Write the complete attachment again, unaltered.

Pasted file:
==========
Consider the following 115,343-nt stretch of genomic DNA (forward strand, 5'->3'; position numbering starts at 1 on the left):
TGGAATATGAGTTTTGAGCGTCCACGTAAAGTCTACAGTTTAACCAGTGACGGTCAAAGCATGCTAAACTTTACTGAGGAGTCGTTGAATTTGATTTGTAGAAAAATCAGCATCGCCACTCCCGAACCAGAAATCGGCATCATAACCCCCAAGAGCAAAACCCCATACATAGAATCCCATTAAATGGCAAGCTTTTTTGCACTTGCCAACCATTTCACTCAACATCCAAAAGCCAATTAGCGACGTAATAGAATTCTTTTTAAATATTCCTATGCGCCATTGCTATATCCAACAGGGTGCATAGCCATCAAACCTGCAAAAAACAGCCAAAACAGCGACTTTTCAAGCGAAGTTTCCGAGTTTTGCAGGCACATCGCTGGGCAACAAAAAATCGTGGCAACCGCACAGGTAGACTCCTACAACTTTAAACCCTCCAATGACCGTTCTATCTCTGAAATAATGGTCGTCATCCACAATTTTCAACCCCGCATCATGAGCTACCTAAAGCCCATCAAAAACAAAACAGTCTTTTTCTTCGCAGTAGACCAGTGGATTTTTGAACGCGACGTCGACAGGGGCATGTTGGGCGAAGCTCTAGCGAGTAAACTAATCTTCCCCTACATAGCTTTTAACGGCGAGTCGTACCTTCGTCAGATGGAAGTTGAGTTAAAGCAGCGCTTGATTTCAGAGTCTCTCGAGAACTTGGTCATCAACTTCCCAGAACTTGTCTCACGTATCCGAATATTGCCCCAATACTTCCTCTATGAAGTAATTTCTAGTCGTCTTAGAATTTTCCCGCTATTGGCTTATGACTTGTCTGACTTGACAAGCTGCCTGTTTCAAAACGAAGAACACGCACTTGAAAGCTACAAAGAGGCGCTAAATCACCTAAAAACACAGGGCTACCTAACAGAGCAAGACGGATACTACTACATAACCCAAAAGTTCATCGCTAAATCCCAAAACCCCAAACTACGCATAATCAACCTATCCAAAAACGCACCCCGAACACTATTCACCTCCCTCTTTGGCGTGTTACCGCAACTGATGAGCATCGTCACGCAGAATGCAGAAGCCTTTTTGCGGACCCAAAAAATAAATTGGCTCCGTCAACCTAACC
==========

Consider the following 115,343-nt stretch of genomic DNA (forward strand, 5'->3'; position numbering starts at 1 on the left):
TGGAATATGAGTTTTGAGCGTCCACGTAAAGTCTACAGTTTAACCAGTGACGGTCAAAGCATGCTAAACTTTACTGAGGAGTCGTTGAATTTGATTTGTAGAAAAATCAGCATCGCCACTCCCGAACCAGAAATCGGCATCATAACCCCCAAGAGCAAAACCCCATACATAGAATCCCATTAAATGGCAAGCTTTTTTGCACTTGCCAACCATTTCACTCAACATCCAAAAGCCAATTAGCGACGTAATAGAATTCTTTTTAAATATTCCTATGCGCCATTGCTATATCCAACAGGGTGCATAGCCATCAAACCTGCAAAAAACAGCCAAAACAGCGACTTTTCAAGCGAAGTTTCCGAGTTTTGCAGGCACATCGCTGGGCAACAAAAAATCGTGGCAACCGCACAGGTAGACTCCTACAACTTTAAACCCTCCAATGACCGTTCTATCTCTGAAATAATGGTCGTCATCCACAATTTTCAACCCCGCATCATGAGCTACCTAAAGCCCATCAAAAACAAAACAGTCTTTTTCTTCGCAGTAGACCAGTGGATTTTTGAACGCGACGTCGACAGGGGCATGTTGGGCGAAGCTCTAGCGAGTAAACTAATCTTCCCCTACATAGCTTTTAACGGCGAGTCGTACCTTCGTCAGATGGAAGTTGAGTTAAAGCAGCGCTTGATTTCAGAGTCTCTCGAGAACTTGGTCATCAACTTCCCAGAACTTGTCTCACGTATCCGAATATTGCCCCAATACTTCCTCTATGAAGTAATTTCTAGTCGTCTTAGAATTTTCCCGCTATTGGCTTATGACTTGTCTGACTTGACAAGCTGCCTGTTTCAAAACGAAGAACACGCACTTGAAAGCTACAAAGAGGCGCTAAATCACCTAAAAACACAGGGCTACCTAACAGAGCAAGACGGATACTACTACATAACCCAAAAGTTCATCGCTAAATCCCAAAACCCCAAACTACGCATAATCAACCTATCCAAAAACGCACCCCGAACACTATTCACCTCCCTCTTTGGCGTGTTACCGCAACTGATGAGCATCGTCACGCAGAATGCAGAAGCCTTTTTGCGGACCCAAAAAATAAATTGGCTCCGTCAACCTAACC